The Courier News from Blytheville, Arkansas on July 30, 1949 · Page 4
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The Courier News from Blytheville, Arkansas · Page 4

Blytheville, Arkansas
Issue Date:
Saturday, July 30, 1949
Page 4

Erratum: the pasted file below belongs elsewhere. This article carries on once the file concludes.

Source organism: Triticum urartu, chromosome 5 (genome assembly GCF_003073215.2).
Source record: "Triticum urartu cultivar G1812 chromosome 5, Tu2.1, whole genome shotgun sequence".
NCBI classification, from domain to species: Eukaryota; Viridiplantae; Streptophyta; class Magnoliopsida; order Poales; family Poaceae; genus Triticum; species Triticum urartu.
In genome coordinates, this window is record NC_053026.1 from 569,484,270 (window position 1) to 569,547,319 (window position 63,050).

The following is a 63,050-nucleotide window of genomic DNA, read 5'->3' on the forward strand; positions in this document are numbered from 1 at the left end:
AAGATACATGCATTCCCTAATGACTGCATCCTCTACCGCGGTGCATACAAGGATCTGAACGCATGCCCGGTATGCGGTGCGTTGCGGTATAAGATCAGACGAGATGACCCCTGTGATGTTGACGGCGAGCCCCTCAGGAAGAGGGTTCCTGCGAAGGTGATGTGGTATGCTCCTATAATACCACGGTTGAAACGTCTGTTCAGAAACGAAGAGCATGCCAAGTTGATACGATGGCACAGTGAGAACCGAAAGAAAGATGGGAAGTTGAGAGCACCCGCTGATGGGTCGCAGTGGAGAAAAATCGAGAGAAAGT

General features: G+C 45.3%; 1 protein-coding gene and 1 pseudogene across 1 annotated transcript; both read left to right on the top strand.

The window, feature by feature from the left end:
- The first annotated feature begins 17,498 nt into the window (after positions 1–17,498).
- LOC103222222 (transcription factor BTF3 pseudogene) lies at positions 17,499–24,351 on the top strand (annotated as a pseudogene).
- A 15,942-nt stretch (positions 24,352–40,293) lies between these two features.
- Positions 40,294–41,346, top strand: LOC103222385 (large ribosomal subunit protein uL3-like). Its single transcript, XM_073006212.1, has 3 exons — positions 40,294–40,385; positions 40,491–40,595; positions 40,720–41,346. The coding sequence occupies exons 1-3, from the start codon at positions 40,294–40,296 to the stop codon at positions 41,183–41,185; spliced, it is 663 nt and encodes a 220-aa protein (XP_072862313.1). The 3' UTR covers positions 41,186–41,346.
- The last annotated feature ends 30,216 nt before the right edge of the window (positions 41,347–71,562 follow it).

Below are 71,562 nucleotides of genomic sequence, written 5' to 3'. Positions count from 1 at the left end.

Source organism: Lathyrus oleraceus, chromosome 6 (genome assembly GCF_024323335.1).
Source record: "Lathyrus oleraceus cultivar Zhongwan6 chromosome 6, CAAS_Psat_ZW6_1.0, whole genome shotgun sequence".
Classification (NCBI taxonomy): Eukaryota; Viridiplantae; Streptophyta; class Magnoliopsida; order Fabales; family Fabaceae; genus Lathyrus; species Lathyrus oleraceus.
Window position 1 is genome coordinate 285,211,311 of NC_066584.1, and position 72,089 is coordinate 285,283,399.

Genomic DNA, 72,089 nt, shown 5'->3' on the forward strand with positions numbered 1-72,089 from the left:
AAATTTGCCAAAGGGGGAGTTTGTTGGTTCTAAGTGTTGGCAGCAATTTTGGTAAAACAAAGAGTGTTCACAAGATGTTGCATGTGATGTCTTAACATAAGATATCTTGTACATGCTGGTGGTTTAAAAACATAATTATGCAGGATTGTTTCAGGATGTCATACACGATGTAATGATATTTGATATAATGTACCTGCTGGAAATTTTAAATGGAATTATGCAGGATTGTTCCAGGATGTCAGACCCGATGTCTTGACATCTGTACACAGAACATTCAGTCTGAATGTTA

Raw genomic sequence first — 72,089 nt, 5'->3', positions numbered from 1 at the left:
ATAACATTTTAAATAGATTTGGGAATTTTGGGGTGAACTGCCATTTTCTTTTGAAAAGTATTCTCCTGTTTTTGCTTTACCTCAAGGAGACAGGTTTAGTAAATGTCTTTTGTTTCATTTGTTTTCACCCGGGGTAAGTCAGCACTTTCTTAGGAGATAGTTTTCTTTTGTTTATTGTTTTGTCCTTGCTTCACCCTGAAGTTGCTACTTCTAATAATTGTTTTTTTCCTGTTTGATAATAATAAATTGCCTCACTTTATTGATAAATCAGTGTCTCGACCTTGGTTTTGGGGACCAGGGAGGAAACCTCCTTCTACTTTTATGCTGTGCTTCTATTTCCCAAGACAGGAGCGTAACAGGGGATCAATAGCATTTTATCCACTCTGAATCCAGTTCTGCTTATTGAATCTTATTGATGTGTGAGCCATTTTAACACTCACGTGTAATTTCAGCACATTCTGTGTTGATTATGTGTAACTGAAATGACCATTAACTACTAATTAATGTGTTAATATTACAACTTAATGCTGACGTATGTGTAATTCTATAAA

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' FAd TAMC.T COITRIEB THE BLVTUEVILLB COUBDEB NEWS THC COURIER NEWS CO. H. W. UAZNES, Publisher JAMES U VERHOEFF, Editor PAUL D. HUMAN, Adv«rlUln« Uana«er Bol» N»(lon«J Advertising Representative: Wallice Witmer Co., New York, Chicago, Detroit, Atlanta, Memphis. Entered aa aecond clau nutter at the poet* offic* at Blytheville, Arkansas, under act ol Cen- tres*, October 9, 1917. Member of Tli« Associated Fre&f SUBSCRIPTION RATES: By carrier to th« cily of Blytheville or anj uburban town where carrier service fe maintained, 20c per week, or 85c per month. By mail, within a radii'is of 50 miles, »4.00 per year, $2.00 for six months, $1.00 for three- monthj; bjr mail outside 50 mile zone. »10.00 per J'«ax payable In advance. Meditations Look unto (he heaven*, and tff; and behold the eloudt which are hicher than thou. — Job 35:5. • • * Those clouds are angels' robes.— That lierj vest Is paved with smiling faces. —Charles Kingelsy. Barbs An Indiana track star has a. dad who was * great runner In his day. Just, a iprinter ofl Hie eld block! • * • The pe4 bird that died of hlccouzhi In an Ohio town ma; have been one of those nljht owls. » * + There's a report that women's hats are to be taller. Is there any hope of the higher the fewer? * * * An Illinois millionaire displayed remarkable ewnlneM while being robbed. Perhaps he's used to feeing stuck op. t * * A cow was uninjured when a train brushed her off the track. Is she now giving skimmed milk? School Budget Reflects Care, Wisdom in Planning x School patrons in Blytlievilte and the urea served by the city's school system on September 27 are to have an opportunity to voice their approval of the much - needed improvement program which is designed to give the district m start toward a modern high school plant. The budget, which was submitted this week, calls for a financial outlay of _ 1814,316, of which ?'I50,000 would be -provided through a bond issue, which • must be approved by the electorate be. fore the bonds can be issued. While the figure may seem large in view of the budgets of other years which have been for operating expenses only, it appears that members of the. school board have been conservative in their • planning and wise in their decision to make the new high school plant a longtime project to be constructed as rapidly »s finances permit. A 30-mill school levy was recommended by the directors to provide the funds needed during the 1950-51 school term to finance the operating costs, phis the bond and interest requirements on the bonded indebtedness of the district. That figure may seem large to some who are extremely tax conscious but i really it i s only two mills more than the . totals collected during the past two years _ when the usual 18-mill levy was siip- ; plemented by a voluntary 10-mill tax 1 to make the total levy 28 mills. Prior to approval by the voters last November of Amendment No. 40 to the State Constitution not more than 18 mills could be levied and collected except through the willingness of friends of the public school system to go the second mile in the interest of education and pay a voluntary tax. Larger districts throughout the state are to have tax rates of around 30 nulls for the next tax year, according to reports dealing with budgets which are being submitted by the district direc- • tors. Joncsboro is going a step further . and asking for a 35-mill levy to give that cily the schools which is planners believe to be needed. The planning by the Blytheville board fits logically into the steps which have been taken by Herbert Shippen, Mississippi County assessor, who is working in co-oeration with the State Tax Commission, to inaugurate a more adequate assessment program. Certainly the 30-mill school levy for Blytheville, plus a gradual increase in assessments, which is the goal of the assessor and those working with him, should make it possible for Blytheville to have within the next few years the school system that & city of this si?.* should have. Anything less hardly could be called adequate. Taxpayer* in yeii«r»l, \v« believt, wiU w«leomo th« opportunity on September 27 to approve th« 30-mill levy recommended for Ui« Blytheville school district. JTOT 80, Credit Toft With an Assist Th« "big three" in the steel industry acted wisely in finally accepting; President TrumWg plan to create a special fact-finding board to study the dispute over contract terms with th» CIO'* United Steel Worker*. The lop firms had held out on th« ground that the proposal represented an attempt by the President to by-pas* fact-finding machinery called for by th« Taft-Hartley law. But this position looked pretty weak after Senator Taft, a sponsor of that controversial law, declared that he believes Mr. Truman lias the power to »et up a special board. Whether or not the President may hav« had political considerations in mind when he avoided use of Taft-Hartley, the steel companies owed it to the public to go along with any fair proposal that would avert a serious strike in a time of receding business activity. VIEWS OF OTHERS The Sickle and the Scythe It Is one thing to lalk about the "economic d«- velopment of backward countries." It u another thing to Introduce to the Indian peasant, who atUJ threshes hU rk* by hand, a simple little gadget of galvanized Iron and a few nails, which the Japane*e peasant has found greatly increase* the speed ot threshing. Yet thl* ia one of the many practical service* being performed by the United Nations Food and Agriculture Organization. The results would startle urbanized and mechanized Americans, Norrl* E. Dodd. the director general of FAO and himself an American farmer who started from scratch, knows that a simple, practical appliance Is worth a trucklcwd of blueprints. In an Interview from Geneva reportedly tli* New York Times, he is Quoted u saying: What people need to realize Is that you don't start with vast, expensive projects of mechanization. If we could bring hall Hie world from the era of the sickle to "the era of the scythe, we would have moved ahead 100 yeara In one jump. He has found, In touting the world for FAO, that the diplomats and officials oi agriculture ministries talk In terms of hundreds of millions of dollars for "economic development," without ever getting down to talk to the farmers and peasants themselves. Not so Mr. Dotld. For only by firsthand knowledge ol their problems and immediate improvement of their methods can me necessary base for mechanization be laid. This is Point Four at the grass roots. And It l« already going on under UN auspices. Vast Increases In food production may be expected irom these improvements. What is most needed is trained personnel to train other persons to adopt simple technical processes that require nothing more than local materials and local labor to produce. This has be«n a chief source of strength to communism In Asia. Moscow-trained native agents who know Intimaley the needs of the peasant masses have taught them improved methods adapted 10 their primitive state—and the results nave meant far more to the peasant than all the dazzling promises of a Hollywood civilization, it nan been wryly said that the United States would have done better to ship huge numbers of wheelbarrows to Nationalist China than the military planes which were largely useless against the sort of peasant-based warfare waged by the Communists. Native governments whose sympathies arc far removed from the peasant's lot need to learn the same lesson, as the example of China again proves. American dollars for grandiose project* should be less Important to them than American —or UN—experts to teach them now to make the good earth yield more abundantly tor th» rice bowls of Asia. —CHRISTIAN SCIENCE MONITOR Gen. Voughan's Obession If MaJ. Gen. Harry Vaughan, the Presidents military aide, is as inept about things military as he is in handling the press, he should be demoted by Just seven ranks and six grades. When reporters met Vaughan upon his return from a vacation, one thing they wanted to know about was his relations with James V. Hunt, one ol those I-can-get-it-Ior-jou-wholesale lobbyists for business men seeking Government contracts. Hunt, called Vaughan a 'dearest friend." Instead ol rejecting Hunt's description, or even evading questions, Vaughan forthrightly offered to punch a photographer in the nose, On second thought, the Oeneral thundered that reporter* should remember he was the Presidents aide, and they "might want favors at the White House 1" Under the circumstances this could hardly be »et down as a deft reference to patronage. A wiser man in Vaughan's predicament migtit have tried to avoid any mention of favors or favoritism, but all Vaughan proved was that he has a one- track mind. 5T. LOUIS POST-DISPATCH SO THEY SAY The Congress Is .iquabbllng over party mntteri and trying to embarrass each other Instead ol attending to the interests »nd wclUrt of the people as they were elected to do. It Is disgusting to have 8 do-nothing Congress. It Is ruining American statesmanship.—Dr. Frauds E. Townsend, •uthor of tht Townwnd Plan. The Banyan Tree *J Washington News Notebook FDR, Jr., Gets Most Unusual Mail; Major Pick Lands in the Doghouse WASHINGTON (NEA1 — New York Congressman Franklin D. Roosevelt. Jr.. can lay claim to the most ii'uisnal batch of mail received by any legislator on Capitol Hill. While It's usual for congressmen to be swamped by appeals to vote lor this or that bill, young Roosevelt has been swamped by olfers of marriage. The deluge begun right after his divorce by Ethel DuPont, and it hasn't let up. Whn'x Ocinna Pay the Hills Add to tile mystery over Piesl- timorc. Md.-roughly 200 miles, shooting war will be vastly greater Ihey carnen the inspection party j than any cold war. Whether or not the United states wins this oold aid to be entirely depend- Ihe strength of economic from tlie airport to the dam site, then b: j .'.k to the airport where the general bomlcd his plane for the return flight. The three Army staff cars were then driven back to Baltimore, empty. An Oneonta taxi company said it wouln have been slad to furnish this service for S10. Two ye"is ago. when he was still district nii-.inccr in the Missouri Valley, the then Colonel Pick was dent Truman's secret conference j similariy critic^d^emMnl s Mt on British participation in atomic ' cal , s on ,„„„ tl . ips lo meei mm at niri sorts. oomb production this further qnesLion: Who will pay the bills? With the Briiish government in admitted financial straits, it is difficult to see where the money can be raised tn duplicate the 'billion-dollar Oak Ridge. Hnnlord or Las Alamos plants, and to buy the uranium ore for processing. Via Government T.ixi MaJ.-Gen. Lewis A. Pick, chief of j lo contribute all this foreign aid. Ihe U.S. Army Corps of Engineers, j a lc hard to answer. The Lsolation- ,s in the dog house again for send- | j s t s W .), D hold that the United States :ng government staff cars on long | cnll ra j 5 . without any internation- drives just to give him fancy taxi i ^ co-operation whai.socver, just •service befitting his rank when cal; ' t be talked lo, because they U. S. Is Still al War Ti-yinc to figure the motives of tisreismer, optx>sed lo European ; 'Denverr the North Atlantic Pact .inci the military assistance proeram has been diflicult for officials in charge of those prognms. Sincere [ advocates or economy, who believe ! ihat the United States can't afford he steps off his plane. Recently the general inspected a new daiii at Oneonta N. Y. He flew to the site with his staff in a special DC-3 transport. The party was met on arrival by three staff cars. They won't listen to any reasoning Best. :u'!Uimer-t presented against both ihese groups thus far Is that the United States is still at war—the cold war. If the United States loses this cold war, it may become in- war ent and military forces built up In western Europe in the next few years, Mirtrtle-Braikei Housing There's still one more piece of nousing legislation (he Truman administration would like to get through. It's a bill to provide housing aids lor the middle-income groups. The housing bill just passed is intended to improve housing conditions for some 810.003 low-income families, as well as to. clear many slums. The nex t step is lo do something for families ill the S2500-to-34000-a-year income group. Labor unions are particularly interested in the welfare of this group. What they want are direct loans for single family housing de- ve'.opment.s, organized as co-opera- live.s and made eligible for 100 per cent government financing of 40 to b'0-year terms at 2H per cent interest, where private financing is not available. No action is expected on .such legislation at this, session, although several such bills have been Introduced. They will still be on the calendar for consideration by Congress next year. Modern Communism Differs Greatly From Original Aims The DOCTOR SAYS By Edwin P. Jordan, M-B- Written for NEA Service North America has suffered repeatedly in the past from yellow fever (also called yellow jack) which was brought -In from the West Indies by ships. Between 1668 and 1821 there were about 20 epidemics in Philadelphia, 25 in New York, eight in Boston and seven In Baltimore. In 1193 an epidemic in Philadelphia took 4044 lives and 3900 more in 1803. In 1803 there was an epidemic in New York with 608 deaths. In recent years yellow fever has apparently existed only In South America, Africa and Panama east Canal Zone. This terrible has been cast out of our of the disease continent because it was learned that It is carried by a mosquito. Dr. Carlos Finlay, a Cuban, in 1881 wns the first to announce the theory that the mosquito spread yellow fever. By 1900 the Yellow Fever Commission of the U. S. Army had clinched the case against the mosquito now known a.s Stegomyia fa,sciata. This commission was composed of Drs. Walter Reed. Carroll, Agramonte and Laxear. DIRECT CONNECTION Their studies showed the direct connection between the bite of this mosquito when Infected and the development of yellow fever in the person bitten. In the course of their studies, in which they allowed themselves to be bitten. Lazear lost his life from 'he disease and Carroll suffered a severe attack. Screening of living quarters and active measures to destroy all mosquito breeding places were begun In less than a year a sanitary specialist. named Gorsas, was able to rid Havana of yellow fever. Now DDT and other Insect killers can be used to aid in the battle against the disease In South America and other areas still in danger. Note: Dr. Jordan is unable to answer individual questions from readers. Homever. each dav he will answer one of the most frwiiiently asked questions In his column. » • • QUESTION: Is a lump In the groin which gets larger and smaller a rupture? Could it be cancer? ANSWER: It is extremely unlikely to be cancer if it chanees tn size. It is impossible to tell from the description • 'lether it is a rupture. It could be lymph gland, since there are many lymph glands In the groin area. • IN HOLLYWOOD By Erskine Johnson NKA Slaft Correspondent [ Welch cracked: not tell Hope. He loves he Betty Htit- "The Mack Billy, wrong By Krskine .Inlmsnn XK.V Staff Correspondent I -ix-t'- HOLLYWOOD —(NBA)—• Exclu- i visitors"' sivcly Yours: Jane Russell and Mac i West in the same movie! j Jl)hn Lu|ld w(u Its Mickey Rooncy's idea for a , trm's leading man in Kp!s« a " ^'T 1 ' h '", rhe Nc ' ve °'jScnnctt story." Lund continues to ^%' '" whlch J'« , wo ""» P'»V Umiize Hollywood with his nor- woli,^ h , has wrlt<:rs malcy. He's Paramount* hottest a a-ln^ f V n" y """ "Scuts i new star, but never acts like one. talking to both Jane and Mae. ! Billy wilder spotted him on the Hollywood has been talking a- I lot in blue jeans, faded shirt and bout trick casting as an antidote ' tennis shops, "Why don't you dress tn box-office blues, but that one like a movie .star?" asked tops 'cm all. j'AVhy." said Lund, "what's " ' j with this?" Grccr Gai-son KOI a family as well as a husband when she married Buddy Foglcson. He hu.s two teen-age sons by his first wife. The marriage received so much front-page publicity In Fogleson's home loivn, ijallns. that a local theater Immediately dug up and ballyhooed one of her old films. "Blossoms In the Dust," which had a Dallas background. I.ou Costclh) still can't return to work until October following his xrnou* illness, hut he's Ukinc short walks daily armmit his hnmf. McKENNEY ON BRIDGE By William E. M< Kcnnrj Amrrira's Card Authority Written for NEA Service When to Ovcrcall Your Opponent of two Photographs of Clark Oablc In a Little Lord Fauntleroy suit, for a costume ball sequence in "Key to the City." won't be released I havc nnlll Just before the picture opens. ' They should pet more circiilalion than that famous wartime pin-up picture of Betly arable. I.xrlrt For "Dl-lrrtive"? Paramount laid S2SO.OOO and a percentage on the line fur I lie Broadway hit. "Detective Story " But it still isn't rtefiniic lhal Aim I.add will ,do the Ralph Belamy part. Alan is penciled in for another western. "Montana Rides." One of the first sound lessons I aught in bidding Is this: If you are going to ovcrcall your oppon- enl and go into the two zone, have at least a five-Ciird suit and a minimum of one and one-half or tricks. Vulnerable you should at least two tricks. Today I want to cany that point farther, if vour opponent opens the bidding, as South did today. arid you (sitting Wesli hold four of his trumps, the firsl question you must ask yourself Is. "Do I want to bid at all?" West has five-card suit with three tricks, which Is an opening bid in any language. So you would say (hat von are Justified in bidding two hearls. Some players may even advise you to double but If you "No Visitors" signs are up dn. your partner will probably bid all stages at Fox follow ina a . iwn diamonds You will then bid I w o hearts, which North will douolc. on parade of 1321 snwkcr.s In three days. Set of Bob Hope's film was closed, too. Iwrausr Mie visitors were inlerfriiiic wish production. But wiirii he cot thr r>;drr from th« front office, producer Bob A! time* even the eM>ert may in.'ke ^ vulnerable overoal] with i his- hand, hut he »ill i-,oi do u blindly, i want to vurn you to M a little more careful and thoughtful of your vulnerable overcalls. When loday's hand was played at two hearts doubled. West took only two tricks. He made the ace of trumps and a small trump. South cashed the king of spades and then led a heart. Safety Bureau Reports Fewer Traffic Fatalities CHICAGO. July 30. f-Tl — The nation's trilfic death toll for the six montlis of 1949 was 13 81—only loo lower than tor the comparable 1948 period. The,. National Safety Council, which reported the- figures yesterday, said that a five-month comparison however, showed that (he nation's motorists rolled tip six per cent more mileage this year than last, and the ratio dropped Lo 7 deatlis per 100.TOD.COO miles of travel. This compared with a rate of 7.2 per cent for the equivalent period last year—the previous low rate. Twenty two states reported fewer dentils for (he first half of 1949. And 200 of 471 cities over 10.000 population reported reductions In the nu'iibcr of deaths No traffic fatalities were reported in 128 cities. Murray, Steelworkers Sign Non-Red Oaths WASHINGTON. July 30. HP) — Philip Murray and the ClO-United Steelworlcers have filed non-Communist affidavits with the National Labor Relations Board. They rt. West played I were amony the last of the major the queen and North won the trick Lllion holdouts against the Taft- nilli the king. He returned a spade South cashed three spade tricks. * A K Q 10 8 V764 « 9 *KJ73 Lesson Hand on Bidding Both vul. South TOe*t North Eul 1 * 2V Double Pass Opening—» 8 3* North discarding a club and a diamond Now South led the nine of diamonds and West made the mistake of putting on the queen, which North won with the king. He returned a diamond which South ruffed. South played a small club, North won with the ace and returned another diamond. South trumped and North still had to make two trump tricks. 75 Years Ago In Mlss Lorna Wilson became the bride, of Mr. Jesse Horner In a simple marriage service Saturday at the home of Rev. Marsh Callaway. pastor of Presbyterian church in Osceola. Mr. and Mrs. w. W. Holllpeter and granrtdaughlcr, Jane, arrived home from a summer vacation spent at their cottage at Lake James. Ind. Mr. and Mrs. Fred Rutherford and son James are moving today to the former D. M. Culler home on the Barfield road which Ihey recently purchased. Hartley Act. requirement. Murray and his top officers an- Bv DeWiU MacKcnri* AH Fwtlin A/fairs Analyst Secretary of Slate Dean Acheson this week made a statement about communism which is likely ^ cause puzzlement among some In tellecluals who have been vlewjnt the Red ism as a. Utopian poli|| C4 * ideal. In making a plea before Ihe House Foreign Affairs Committee for approval of the administration European arms program, the secretary pointed out that "throughout this struggle there has been j n ex . istence behind the Iron curtain greatest peacetime combination military forces the world has ever known." Then a bit later he said: "The fact Is that the appeal of international communism is not contrary to the sell-serving assei-. tions of the Soviets, on appeal to the minds ol men, International communism has made its gain in Europe not by any intellectual or spiritual attractions but by the threat that derives from the existence of large lorces, and the ruthless application ol force wherever this has been necessary to achieve its objectives." falls for Slrict Definition That strikes me as railing for a definition of ''Communism." As ix>intod out in previous columns, the original communism of generations past was a beneficent ideology abolishing private property and establishing a social order in which it was one for all and all for one. However, by the beginning of this century communism had been split into two sections—the Bolshevists. who w-re the majority, and the Menshevisls. who were the minority. The Bolshevists, led by Lenin, adopted the doclriue of direct action. They held that the rule ol the proletariat could only be achieved by actual revolution and bloodshed. This was exemplified in their successful revolution o.' 1917 when the czar was overthrown and "II- ou'dated" with his immediate faaf.*. lly ^ Since then Ihe Bolshevists have been in power hi Moscow, first under Lenin and for the past quarter century under Staliu. Direct action and stron? arm methods have prevailed. That's what Mr. Acheson refers to is "the ruthless application of force." It is one of the cardinal tenets of communism as practiced by the present Bolshvist regime. There's a Greul Difference Tue original brands of communism and socialism of course had much in common. We get the reflection of this facl in the name of the Russian commonwealth— Union Df Soviel Socialist Republics. However, there's a wide breach between socialism and communism these days. That fact was emphasized in a chat which 1 had earlier this week in New York with Japan's former Socialist premier Tetsu Katayama and reported In T,hLs cohmm. Katayama was Nippon's first p?M-w?.r premier. He has Just been sttldyinj socialist govern in en Us in Europe. H^ said Ihey were making good progress in rehabilitation. But, he pointed out, some of them were makinsr the mistake of trying to compromise with communism. He declared emphatically that sociaUJh; and communism couldn't \vork 1 'tff gether—that there could be no suc- ccs=ful compromise. Obviously international communism does appeal to the minds of some men Tt appeals to those who believe in Bolshevism—progress by force. However, all students of the isms should study the distinction between old-time communism and and unrier.stand that they arc two distinct breeds xvhich in vital aspects arc the antitheses of each other. nounred earlier this week they Intended lo submit the affidavits dis- avnwillg any Communist connections. By so doing, the 800.000- membcr union becomes eligible to use Ihe facilities of the NLHB. Read Courier News Want Ads. Ruminant HORIZONTAL 3 Boat paddles I Depicted is 4 Tidy the 5 Worker with a antelope hoe 9 Caterpillar 6 Shield bearing hairs 7 Oriental lOConslellalion measure VI Males 8 Slight bow 13 Make intricate 9 Caravansary 15 Low haunt 11 Asiatic Answer to Previous Puzzla i g A if * lr ct $ N E S A U * 1 ¥ 3 H L N 1 O « 1 I rs E _ N 3 A i N T o o 6 \ S ¥ c x -< - n i > M e ift N S K s A A k E r X n A £ tt U g A 1 T i •A sj r? 8 u = T I A £ ?r 17 Measure of area 18 Fixed look 19 Italian river 20 Race cours« circuit 22 Dance step 23 "Emerald Isl«" 25 Heavy storm 26Whil« 27 Chaldean city 28 That thlnf 29 Symbol for neon 30 Get up 32 Shred 35 Poem 36 Three timM (comb, form) 37 Pronoun 38 Malignities 43 Preposition 44 Din* 46 Colophony 47 Writing fluid 48 Smallest amount 50 Moves quickly 52 It is not ont of the true VERTICAL 1 Writinj tool Ob,) kingdom 12 Man 14 "Old Dominion State" (ab.) 16 Proboscis 21 Encomium 22 Father or mother 24 Royal Ilalinn family name 25 Weapons 30 Italian capital 31 Standard of perfection 33 Presses 34 Rosy color 38 Formerly 39 Ballot 40 Exists 41 Venetian resort « fillip 45 Beverage 47 Belongs to it «Any 5! Musical nol«